Friday, June 3, 2011

Versailles and Saint Chapelle

 One of the things I have been focusing on the last few trips has been pattern and its relation to status and wealth. The luxurious brocades and designs at Versailles were almost too much to handle. Not only were they over the top with their use of detail, but in certain rooms, they covered almost everything, from wall to wall.

I am a camera hog.

L'hameau, on the other hand, had little to no pattern around its walls. I was able to peek into a few windows, and the empty dwelling had no decoration. It certainly gave it a much more down to earth, rustic feel. 

When visiting Saint Chapelle, I was again blown away by the amount of pattern and detail that surrounded the interior. I had never really been in a church that had such lavish design from the floor (pictured below) to the ceiling.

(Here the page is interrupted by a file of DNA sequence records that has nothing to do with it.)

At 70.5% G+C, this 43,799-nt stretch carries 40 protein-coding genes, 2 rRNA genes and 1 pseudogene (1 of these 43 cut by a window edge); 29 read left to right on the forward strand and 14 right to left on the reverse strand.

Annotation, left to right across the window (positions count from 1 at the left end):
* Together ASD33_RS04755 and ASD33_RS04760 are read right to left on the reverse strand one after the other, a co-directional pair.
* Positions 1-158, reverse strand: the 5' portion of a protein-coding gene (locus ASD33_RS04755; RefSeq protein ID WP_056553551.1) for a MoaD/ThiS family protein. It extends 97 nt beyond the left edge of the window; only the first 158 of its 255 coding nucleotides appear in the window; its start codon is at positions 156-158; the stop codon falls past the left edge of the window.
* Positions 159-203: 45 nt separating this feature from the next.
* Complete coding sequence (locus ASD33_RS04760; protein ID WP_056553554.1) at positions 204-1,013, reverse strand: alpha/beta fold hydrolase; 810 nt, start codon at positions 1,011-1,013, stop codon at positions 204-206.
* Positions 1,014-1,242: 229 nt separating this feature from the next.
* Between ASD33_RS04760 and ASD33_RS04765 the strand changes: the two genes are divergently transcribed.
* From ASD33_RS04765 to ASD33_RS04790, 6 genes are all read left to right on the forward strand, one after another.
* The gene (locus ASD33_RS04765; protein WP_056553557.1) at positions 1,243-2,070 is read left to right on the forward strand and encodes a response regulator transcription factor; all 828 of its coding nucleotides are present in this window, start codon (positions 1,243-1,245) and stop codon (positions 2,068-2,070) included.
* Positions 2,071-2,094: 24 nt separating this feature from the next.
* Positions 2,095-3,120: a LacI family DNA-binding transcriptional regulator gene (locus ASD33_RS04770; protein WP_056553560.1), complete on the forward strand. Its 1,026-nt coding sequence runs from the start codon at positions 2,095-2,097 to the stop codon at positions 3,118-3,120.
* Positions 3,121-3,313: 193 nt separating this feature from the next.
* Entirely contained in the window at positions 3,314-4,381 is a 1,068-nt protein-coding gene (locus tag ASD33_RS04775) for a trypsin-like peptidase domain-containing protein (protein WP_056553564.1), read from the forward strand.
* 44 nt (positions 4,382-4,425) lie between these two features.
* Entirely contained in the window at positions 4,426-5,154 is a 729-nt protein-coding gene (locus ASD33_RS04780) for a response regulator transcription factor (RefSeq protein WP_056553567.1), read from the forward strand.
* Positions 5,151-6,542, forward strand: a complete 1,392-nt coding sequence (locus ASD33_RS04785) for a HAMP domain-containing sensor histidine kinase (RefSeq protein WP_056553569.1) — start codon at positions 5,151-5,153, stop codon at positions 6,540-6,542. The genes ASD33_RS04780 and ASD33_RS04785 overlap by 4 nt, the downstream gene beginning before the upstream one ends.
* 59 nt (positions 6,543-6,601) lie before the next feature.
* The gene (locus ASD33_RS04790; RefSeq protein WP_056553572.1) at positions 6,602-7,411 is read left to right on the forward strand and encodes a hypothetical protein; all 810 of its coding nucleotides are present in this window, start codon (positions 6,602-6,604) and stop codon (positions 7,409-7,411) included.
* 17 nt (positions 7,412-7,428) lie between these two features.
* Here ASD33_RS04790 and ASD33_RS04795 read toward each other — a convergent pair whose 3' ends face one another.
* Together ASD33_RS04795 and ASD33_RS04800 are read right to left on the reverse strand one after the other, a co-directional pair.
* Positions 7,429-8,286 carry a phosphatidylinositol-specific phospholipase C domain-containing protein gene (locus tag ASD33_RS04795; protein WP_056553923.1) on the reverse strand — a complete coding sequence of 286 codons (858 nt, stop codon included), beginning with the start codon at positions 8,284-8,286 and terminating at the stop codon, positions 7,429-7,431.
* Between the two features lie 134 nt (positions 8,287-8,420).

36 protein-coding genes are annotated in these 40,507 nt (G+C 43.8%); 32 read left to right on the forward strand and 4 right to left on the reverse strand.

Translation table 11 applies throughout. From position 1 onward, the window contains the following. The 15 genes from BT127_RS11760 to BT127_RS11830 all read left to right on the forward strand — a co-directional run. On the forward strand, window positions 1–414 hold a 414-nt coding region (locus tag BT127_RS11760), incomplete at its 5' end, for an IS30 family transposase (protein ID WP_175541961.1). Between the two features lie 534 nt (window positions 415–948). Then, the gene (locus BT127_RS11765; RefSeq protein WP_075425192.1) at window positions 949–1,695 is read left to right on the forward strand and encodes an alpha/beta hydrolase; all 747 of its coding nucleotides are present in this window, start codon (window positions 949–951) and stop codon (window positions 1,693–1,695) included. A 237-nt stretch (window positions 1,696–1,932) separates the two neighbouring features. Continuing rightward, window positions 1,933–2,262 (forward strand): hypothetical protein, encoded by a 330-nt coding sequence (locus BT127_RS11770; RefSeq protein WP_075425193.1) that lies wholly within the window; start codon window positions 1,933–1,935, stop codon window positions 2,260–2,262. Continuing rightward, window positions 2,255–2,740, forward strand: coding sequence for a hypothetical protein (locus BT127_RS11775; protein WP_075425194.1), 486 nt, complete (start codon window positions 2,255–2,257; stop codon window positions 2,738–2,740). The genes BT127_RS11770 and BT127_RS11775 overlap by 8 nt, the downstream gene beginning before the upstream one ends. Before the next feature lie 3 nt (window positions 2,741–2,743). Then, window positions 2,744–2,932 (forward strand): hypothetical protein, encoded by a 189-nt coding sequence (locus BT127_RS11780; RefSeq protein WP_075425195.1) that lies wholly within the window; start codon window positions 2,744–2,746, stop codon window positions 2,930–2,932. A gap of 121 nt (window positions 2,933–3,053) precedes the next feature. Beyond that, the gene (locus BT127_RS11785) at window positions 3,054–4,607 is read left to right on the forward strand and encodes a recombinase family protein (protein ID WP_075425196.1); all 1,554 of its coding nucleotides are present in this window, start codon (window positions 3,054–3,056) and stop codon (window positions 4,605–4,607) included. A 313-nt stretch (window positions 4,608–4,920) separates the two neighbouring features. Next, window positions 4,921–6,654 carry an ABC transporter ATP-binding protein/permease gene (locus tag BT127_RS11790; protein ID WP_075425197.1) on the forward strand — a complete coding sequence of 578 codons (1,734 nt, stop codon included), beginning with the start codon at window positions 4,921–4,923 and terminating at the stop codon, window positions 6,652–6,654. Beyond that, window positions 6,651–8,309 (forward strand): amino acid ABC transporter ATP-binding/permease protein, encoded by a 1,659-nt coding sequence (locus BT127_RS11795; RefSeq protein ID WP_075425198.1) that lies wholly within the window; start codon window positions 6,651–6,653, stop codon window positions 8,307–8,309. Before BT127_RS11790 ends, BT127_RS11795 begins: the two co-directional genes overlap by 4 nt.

I found the floor one of the most appealing parts of the church, actually. Each of these squares had a different pair of animals within the design. Beautiful.

I think that the patterns and colors (including the royal blue that covered the ceiling) absolutely reflected the nature of the interiors, and their connection to the status of the people who commissioned them. Even though they were built for different purposes (housing a reliquary versus housing royalty), they share a correlation through their excessive patterns and color palettes.

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